Sibelius: Symphony No. 5 in E-flat major Leonard Bernstein Conducts the Vienna Philharmonic Orchestra

Jean Sibelius (1865-1957)

When I first became excited about classical music, it was primarily to piano music that I was drawn.  My first records were of Van Cliburn playing concertos by Beethoven and Rachmaninoff, and of Vladimir Horowitz playing Liszt.  Who could listen to those performances and not fall in love with the piano!

My appreciation for music written for other instruments – and for symphonic, chamber, and vocal music – developed just as surely, but more slowly.  Sibelius’ Fifth was one of the first symphonies to truly stir my blood.  I learned to love it through a glorious 1965 Columbia release featuring Leonard Bernstein and the New York Philharmonic.  From the very first, I fell in love with the majesty and grandeur of this symphony.  I’ve never been to Sibelius’ homeland, but in many passages, I can’t help but imagine myself surrounded on all sides by the frozen beauty of the Finnish countryside.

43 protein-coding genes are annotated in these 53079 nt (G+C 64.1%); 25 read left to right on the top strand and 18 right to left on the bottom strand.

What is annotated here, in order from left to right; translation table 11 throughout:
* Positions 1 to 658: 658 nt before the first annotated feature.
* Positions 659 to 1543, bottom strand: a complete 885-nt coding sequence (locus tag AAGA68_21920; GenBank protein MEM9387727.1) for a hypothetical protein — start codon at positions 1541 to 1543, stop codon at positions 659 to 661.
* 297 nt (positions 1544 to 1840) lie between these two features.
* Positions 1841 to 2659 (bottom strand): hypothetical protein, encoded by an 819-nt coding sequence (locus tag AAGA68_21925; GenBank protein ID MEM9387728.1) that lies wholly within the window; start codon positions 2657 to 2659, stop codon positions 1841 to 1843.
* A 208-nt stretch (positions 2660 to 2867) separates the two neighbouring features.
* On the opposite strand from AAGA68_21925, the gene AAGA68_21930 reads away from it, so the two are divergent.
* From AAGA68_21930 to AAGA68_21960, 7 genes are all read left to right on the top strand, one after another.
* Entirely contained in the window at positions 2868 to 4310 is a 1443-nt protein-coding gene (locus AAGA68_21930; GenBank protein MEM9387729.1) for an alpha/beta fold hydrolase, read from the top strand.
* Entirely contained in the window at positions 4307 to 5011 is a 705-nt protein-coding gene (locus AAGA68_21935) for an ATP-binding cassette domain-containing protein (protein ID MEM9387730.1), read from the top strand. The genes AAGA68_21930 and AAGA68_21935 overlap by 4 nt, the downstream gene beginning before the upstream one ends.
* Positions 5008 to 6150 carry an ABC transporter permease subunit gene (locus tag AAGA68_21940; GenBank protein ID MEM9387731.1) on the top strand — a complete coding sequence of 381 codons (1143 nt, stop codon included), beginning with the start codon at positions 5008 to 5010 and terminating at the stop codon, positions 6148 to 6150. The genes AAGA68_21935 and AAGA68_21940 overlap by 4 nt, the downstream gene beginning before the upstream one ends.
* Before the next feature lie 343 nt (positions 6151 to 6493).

This video also features Leonard Bernstein, but conducting the Vienna Philharmonic rather than the New York Phil.  It was recorded in 1988, two years before Bernstein died.

Sibelius’ compatriot, Paavo Berglund, who died this last January at the age of 82, was widely known for his interpretations of Sibelius; in fact, he recorded all seven of his symphonies three times with three different orchestras.  In a 1998 interview with the London Sunday Times, Berglund spoke as follows about his music:

“Sibelius’s music is often ruined because it’s too strictly accurate.  I think maybe musicians like to play like this…” he makes a series of downward vertical gestures “…but it’s good to do it like this” his hands, one above the other, oscillate gently in and out of vertical alignment.  “Accuracy against atmosphere: it’s not that simple.  The early Sibelius conductor Georg Schneevoigt once complained that he couldn’t get the details out of Sibelius’s scores. Sibelius said that he should simply swim in the gravy.”

I’m not sure exactly what Sibelius meant by that phrase, but I love it anyway.  So much, in fact, that I now invite you to join me in the gravy.

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